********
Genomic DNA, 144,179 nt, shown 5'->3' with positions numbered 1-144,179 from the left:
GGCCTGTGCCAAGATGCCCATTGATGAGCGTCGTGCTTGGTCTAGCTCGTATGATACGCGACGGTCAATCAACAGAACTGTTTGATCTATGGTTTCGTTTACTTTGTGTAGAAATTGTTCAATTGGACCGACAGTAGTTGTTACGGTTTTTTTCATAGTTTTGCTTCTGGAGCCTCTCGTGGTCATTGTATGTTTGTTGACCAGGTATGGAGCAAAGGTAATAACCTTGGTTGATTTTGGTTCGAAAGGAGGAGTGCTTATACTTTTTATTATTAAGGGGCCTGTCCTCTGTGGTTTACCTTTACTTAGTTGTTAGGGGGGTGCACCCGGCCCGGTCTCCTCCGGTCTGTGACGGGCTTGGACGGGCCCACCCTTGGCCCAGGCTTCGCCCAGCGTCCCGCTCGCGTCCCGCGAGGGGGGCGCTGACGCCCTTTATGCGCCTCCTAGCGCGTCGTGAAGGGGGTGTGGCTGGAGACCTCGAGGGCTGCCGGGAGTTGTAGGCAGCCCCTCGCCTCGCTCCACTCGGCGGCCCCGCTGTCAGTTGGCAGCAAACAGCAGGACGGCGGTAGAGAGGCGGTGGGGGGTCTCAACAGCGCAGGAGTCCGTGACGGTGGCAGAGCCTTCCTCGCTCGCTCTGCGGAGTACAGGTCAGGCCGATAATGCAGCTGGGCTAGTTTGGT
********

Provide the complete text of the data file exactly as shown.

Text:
Genomic DNA, 144,179 nt, shown 5'->3' with positions numbered 1-144,179 from the left:
GGCCTGTGCCAAGATGCCCATTGATGAGCGTCGTGCTTGGTCTAGCTCGTATGATACGCGACGGTCAATCAACAGAACTGTTTGATCTATGGTTTCGTTTACTTTGTGTAGAAATTGTTCAATTGGACCGACAGTAGTTGTTACGGTTTTTTTCATAGTTTTGCTTCTGGAGCCTCTCGTGGTCATTGTATGTTTGTTGACCAGGTATGGAGCAAAGGTAATAACCTTGGTTGATTTTGGTTCGAAAGGAGGAGTGCTTATACTTTTTATTATTAAGGGGCCTGTCCTCTGTGGTTTACCTTTACTTAGTTGTTAGGGGGGTGCACCCGGCCCGGTCTCCTCCGGTCTGTGACGGGCTTGGACGGGCCCACCCTTGGCCCAGGCTTCGCCCAGCGTCCCGCTCGCGTCCCGCGAGGGGGGCGCTGACGCCCTTTATGCGCCTCCTAGCGCGTCGTGAAGGGGGTGTGGCTGGAGACCTCGAGGGCTGCCGGGAGTTGTAGGCAGCCCCTCGCCTCGCTCCACTCGGCGGCCCCGCTGTCAGTTGGCAGCAAACAGCAGGACGGCGGTAGAGAGGCGGTGGGGGGTCTCAACAGCGCAGGAGTCCGTGACGGTGGCAGAGCCTTCCTCGCTCGCTCTGCGGAGTACAGGTCAGGCCGATAATGCAGCTGGGCTAGTTTGGT